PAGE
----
6. If you google for hydrometer, the first result is from wikipedia and the first paragraph says -- There is even a picture that shows a tall glass tube with the hydrometer floating in a liquid.Personally, I'd rather use a refractometer as they are easier and less messy to use. You can convert between degrees baume and degrees brix by multiplying by 1.75.
  7. Don't mind working for free? You working for free is a given. I've only seen one restaurant that pays their stages and it was because their insurance company required it. That shouldn't even factor into the conversation. Just assume you're working for free. Just tell them the truth, but keep it succinct. Tell them where you've been, where you are, and where you want to go. Somewhere in there should be a reason why you want to stage with them. But like I said, be succinct. I doubt they have time to hear your life story including your favorite meal to cook at home.
  8. Interesting, I've never heard of a chocolate mayonnaise cake. Looking at the back of a jar of Hellmann's mayonnaise, the ingredients are "soybean oil, water, whole eggs and egg yolks, vinegar, salt, sugar, lemon juice, natural flavors, calcium disodium EDTA." The last ingredient is a preservative and who knows what they mean by "natural flavors," but everything else is pretty standard. If you use only egg yolks for your mayo, it may change the way the cake behaves because of the extra fat. You might want to start with a combination of whole eggs and yolks. I'd say give it a try.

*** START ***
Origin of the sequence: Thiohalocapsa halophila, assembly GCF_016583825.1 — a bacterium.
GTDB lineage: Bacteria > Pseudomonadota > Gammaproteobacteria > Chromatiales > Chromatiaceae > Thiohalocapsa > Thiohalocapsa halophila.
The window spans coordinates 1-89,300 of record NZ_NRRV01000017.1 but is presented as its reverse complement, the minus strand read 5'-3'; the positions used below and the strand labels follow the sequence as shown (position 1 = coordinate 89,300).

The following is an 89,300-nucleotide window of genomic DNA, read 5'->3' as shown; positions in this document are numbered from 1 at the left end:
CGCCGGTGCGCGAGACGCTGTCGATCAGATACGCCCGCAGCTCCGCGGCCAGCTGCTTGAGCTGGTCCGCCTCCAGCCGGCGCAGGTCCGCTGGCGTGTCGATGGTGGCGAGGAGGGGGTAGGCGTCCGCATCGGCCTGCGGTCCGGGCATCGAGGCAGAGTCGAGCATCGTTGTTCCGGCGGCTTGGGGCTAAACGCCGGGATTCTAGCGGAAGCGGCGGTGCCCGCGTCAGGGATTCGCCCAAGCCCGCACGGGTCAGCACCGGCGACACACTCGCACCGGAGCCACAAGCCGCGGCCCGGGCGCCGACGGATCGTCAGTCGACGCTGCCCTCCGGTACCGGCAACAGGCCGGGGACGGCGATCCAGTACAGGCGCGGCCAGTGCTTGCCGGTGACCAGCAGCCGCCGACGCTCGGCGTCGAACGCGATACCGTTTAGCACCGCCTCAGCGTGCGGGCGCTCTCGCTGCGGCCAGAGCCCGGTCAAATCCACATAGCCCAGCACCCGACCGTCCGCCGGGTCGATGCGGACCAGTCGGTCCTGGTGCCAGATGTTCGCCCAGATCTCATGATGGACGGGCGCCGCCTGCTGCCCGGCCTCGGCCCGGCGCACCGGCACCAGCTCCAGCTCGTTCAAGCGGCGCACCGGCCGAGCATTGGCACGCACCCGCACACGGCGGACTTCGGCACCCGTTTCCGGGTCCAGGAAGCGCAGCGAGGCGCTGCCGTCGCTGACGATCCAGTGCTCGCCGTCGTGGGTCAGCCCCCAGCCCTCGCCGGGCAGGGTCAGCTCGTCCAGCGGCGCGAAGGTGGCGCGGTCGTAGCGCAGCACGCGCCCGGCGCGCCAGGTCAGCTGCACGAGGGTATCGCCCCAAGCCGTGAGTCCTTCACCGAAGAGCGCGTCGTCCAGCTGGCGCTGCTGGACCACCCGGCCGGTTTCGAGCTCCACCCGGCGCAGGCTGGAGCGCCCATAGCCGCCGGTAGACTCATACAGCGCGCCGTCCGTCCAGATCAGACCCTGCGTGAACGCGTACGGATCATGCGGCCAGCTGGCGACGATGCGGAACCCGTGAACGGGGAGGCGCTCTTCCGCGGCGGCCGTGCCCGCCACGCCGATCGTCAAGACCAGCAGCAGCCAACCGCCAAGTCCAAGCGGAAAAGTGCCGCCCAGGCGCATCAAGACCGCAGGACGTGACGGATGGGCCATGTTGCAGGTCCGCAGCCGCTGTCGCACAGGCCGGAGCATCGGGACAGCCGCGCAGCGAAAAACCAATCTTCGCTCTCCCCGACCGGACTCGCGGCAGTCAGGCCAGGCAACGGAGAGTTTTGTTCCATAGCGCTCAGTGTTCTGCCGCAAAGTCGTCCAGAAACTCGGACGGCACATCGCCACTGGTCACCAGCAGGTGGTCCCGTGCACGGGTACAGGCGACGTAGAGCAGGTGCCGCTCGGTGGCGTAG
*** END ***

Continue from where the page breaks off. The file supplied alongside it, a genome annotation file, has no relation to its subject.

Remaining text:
9. I find the best method is to call, tell them what you are looking for and offer to drop off a resume in person. Try to set up a time to drop off the resume so the chef will be there and available so you can have just a few moments to give them your pitch. Sean
  10. If you're trying to eat meat that is humanely-raised (not just treated well at slaughter) then you should really look at non-confinement/pasture-raised/grass-fed animals. There is even a butcher not too far from you that specializes in it. http://www.grassfedmeat.net/
  11. They are called fondant funnels. Here is a smaller and less expensive one that holds 1 quart. http://www.jbprince.com/CB7B80E2EC9B4151A6...67A59A&pcs_key=
  12. I'll give you a hint - gelatin filtration. Edit: Well, that will teach me to pay more attention before I reply. For some reason I just didn't see that there were already several replies to this post. Glad to see that you're making some progress on this.
  13. Try http://www.jbprince.com/ or http://www.bridgekitchenware.com/
  14. Follow these steps -- 1. Put the eggs in a bowl and cover with very warm water. Let sit for about 5 minutes. This brings the eggs to room temperature very quickly and makes the whites easier to separate from the yolks. 2. Setup a bowl to put the yolks into, a large container to crack the whites into and to throw the shells in, and a towel. 3. Grab an egg out of the water, shake your hand over the towel to remove some of the water, crack the egg on the table, and finally open the shell into your other hand, which is held over your waste container. Throw the shell into the waste container. 4. Let the white run between your fingers. With the fingers of your other hand, gently grab the yolk (thus separating and leaving behind the rest of the whites) and put the yolk into your bowl. 5. Go to step 3 until there are no more eggs.
  15. Vita-mix. It's what you'll find in most professional kitchens. But they are not cheap. They will last a long time, though. I just bought a used one on ebay for $220. Depending on what you plan on doing with it, the vita-mix might be over-kill. But it's definitely one of the best blenders (if not the best) around.
  16. In my culinary management program we were taught to always look at food (which includes beverage) together with labor and to not let the combined total exceed 65%. The reason being is that these two items are the only things you really have control over in an operation. Once your rent is set, it's set. As for profit, it depends on if all the sales are being reported, but you can expect on average around 10 to 15%. Of course, "average" means nothing to an actual operating restaurant.